The Adventures of Ferdinand Count Fathom HTML version

Chapter 17
The Step-Dame's Suspicions Being Awakened, She Lays A Snare For Our
Adventurer, From Which He Is Delivered By The Interposition Of His Good
Though the husband swallowed the bait without further inquiry, the penetration of
the wife was not so easily deceived. That same dialogue in Wilhelmina's
apartment, far from allaying, rather inflamed her suspicion; because, in the like
emergency, she herself had once profited by the same, or nearly the same
contrivance. Without communicating her doubts to the father, she resolved to
double her attention to the daughter's future conduct, and keep such a strict eye
over the behaviour of our gallant, that he should find it very difficult, if not
impossible, to elude her observation. For this purpose she took into her pay an
old maiden, of the right sour disposition, who lived in a house opposite to her
own, and directed her to follow the young lady in all her outgoings, whenever she
should receive from the window a certain signal, which the mother-in-law agreed
to make for the occasion. It was not long before this scheme succeeded to her
wish. The door of communication betwixt Wilhelmina's apartment and the
staircase being nailed up by the jeweller's express order, our adventurer was
altogether deprived of those opportunities he had hitherto enjoyed, and was not
at all mortified to find himself so restricted in a correspondence which began to
be tiresome and disagreeable. But the case was far otherwise with his Dulcinea,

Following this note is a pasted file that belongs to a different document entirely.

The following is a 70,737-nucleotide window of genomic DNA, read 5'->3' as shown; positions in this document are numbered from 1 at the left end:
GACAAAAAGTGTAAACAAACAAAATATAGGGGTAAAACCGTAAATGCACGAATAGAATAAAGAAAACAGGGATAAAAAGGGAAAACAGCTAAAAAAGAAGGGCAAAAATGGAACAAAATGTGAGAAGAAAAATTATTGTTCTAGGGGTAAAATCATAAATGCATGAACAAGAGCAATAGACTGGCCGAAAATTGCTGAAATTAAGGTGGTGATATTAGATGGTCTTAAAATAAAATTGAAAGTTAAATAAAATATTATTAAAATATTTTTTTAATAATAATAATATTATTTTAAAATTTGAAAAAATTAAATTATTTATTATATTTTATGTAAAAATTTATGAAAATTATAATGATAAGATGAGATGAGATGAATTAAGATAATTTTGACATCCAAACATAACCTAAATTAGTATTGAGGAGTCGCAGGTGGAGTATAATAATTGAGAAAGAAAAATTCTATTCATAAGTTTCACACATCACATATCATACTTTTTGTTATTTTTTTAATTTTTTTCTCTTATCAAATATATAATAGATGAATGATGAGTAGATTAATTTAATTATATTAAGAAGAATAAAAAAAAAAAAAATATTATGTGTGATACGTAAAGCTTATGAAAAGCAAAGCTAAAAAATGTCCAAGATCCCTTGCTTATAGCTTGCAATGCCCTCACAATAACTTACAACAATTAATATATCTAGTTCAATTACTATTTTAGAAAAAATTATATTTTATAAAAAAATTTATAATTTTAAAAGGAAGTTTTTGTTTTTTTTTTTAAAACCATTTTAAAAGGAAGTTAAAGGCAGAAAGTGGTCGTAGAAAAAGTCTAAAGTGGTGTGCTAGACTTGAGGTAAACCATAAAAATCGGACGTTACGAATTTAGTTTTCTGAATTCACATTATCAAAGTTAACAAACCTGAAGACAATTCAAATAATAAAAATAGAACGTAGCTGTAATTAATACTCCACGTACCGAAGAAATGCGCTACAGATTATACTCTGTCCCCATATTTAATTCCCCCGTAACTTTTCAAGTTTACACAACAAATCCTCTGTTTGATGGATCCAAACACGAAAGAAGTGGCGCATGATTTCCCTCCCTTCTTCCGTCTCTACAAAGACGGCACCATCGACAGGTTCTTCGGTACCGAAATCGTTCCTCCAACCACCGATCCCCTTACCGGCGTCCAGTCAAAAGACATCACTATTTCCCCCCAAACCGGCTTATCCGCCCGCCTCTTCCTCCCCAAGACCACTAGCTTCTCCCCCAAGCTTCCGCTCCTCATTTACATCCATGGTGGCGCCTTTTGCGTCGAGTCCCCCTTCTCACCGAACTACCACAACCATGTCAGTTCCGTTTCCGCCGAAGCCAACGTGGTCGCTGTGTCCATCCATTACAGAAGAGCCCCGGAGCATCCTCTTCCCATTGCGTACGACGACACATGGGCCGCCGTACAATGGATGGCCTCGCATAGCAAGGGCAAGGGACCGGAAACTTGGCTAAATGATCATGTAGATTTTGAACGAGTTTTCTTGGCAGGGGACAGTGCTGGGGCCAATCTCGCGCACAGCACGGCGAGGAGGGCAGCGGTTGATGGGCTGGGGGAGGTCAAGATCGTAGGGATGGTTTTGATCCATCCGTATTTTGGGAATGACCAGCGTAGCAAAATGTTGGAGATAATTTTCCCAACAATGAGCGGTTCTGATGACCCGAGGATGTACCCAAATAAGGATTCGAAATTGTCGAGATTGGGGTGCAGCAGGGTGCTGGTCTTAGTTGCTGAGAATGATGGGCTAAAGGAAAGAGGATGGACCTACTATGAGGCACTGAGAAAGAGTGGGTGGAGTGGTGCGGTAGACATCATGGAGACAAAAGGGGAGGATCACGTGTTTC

whose passion, the more it was thwarted, raged with greater violence, like a fire,
that, from the attempts that are made to extinguish it, gathers greater force, and
flames with double fury.
Upon the second day of her misfortune, she had written a very tender billet,
lamenting her unhappiness in being deprived of those meetings which
constituted the chief joy of her life, and entreating him to contrive some means of
renewing the delicious commerce in an unsuspected place. This intimation she
proposed to convey privately into the hand of her lover, during his next visit to the
family; but both were so narrowly eyed by the mother, that she found the
execution of her design impracticable; and next forenoon, on pretence of going to
church, repaired to the house of a companion, who, being also her confidant,
undertook to deliver the billet with her own hand.
The she-dragon employed by her mother, in obedience to the sign which was
displayed from the window immediately put on her veil, and followed Wilhelmina
at a distance, until she saw her fairly housed. She would not even then return
from her excursion, but hovered about in sight of the door, with a view of making
further observations. In less than five minutes after the young lady disappeared,
the scout perceived her coming out, accompanied by her comrade, from whom
she instantly parted, and bent her way towards the church in good earnest, while
the other steered her course in another direction. The duenna, after a moment's
suspense and consideration, divined the true cause of this short visit, and
resolved to watch the motions of the confidant, whom she traced to the academy
in which our hero lodged, and from which she saw her return, after the supposed
message was delivered.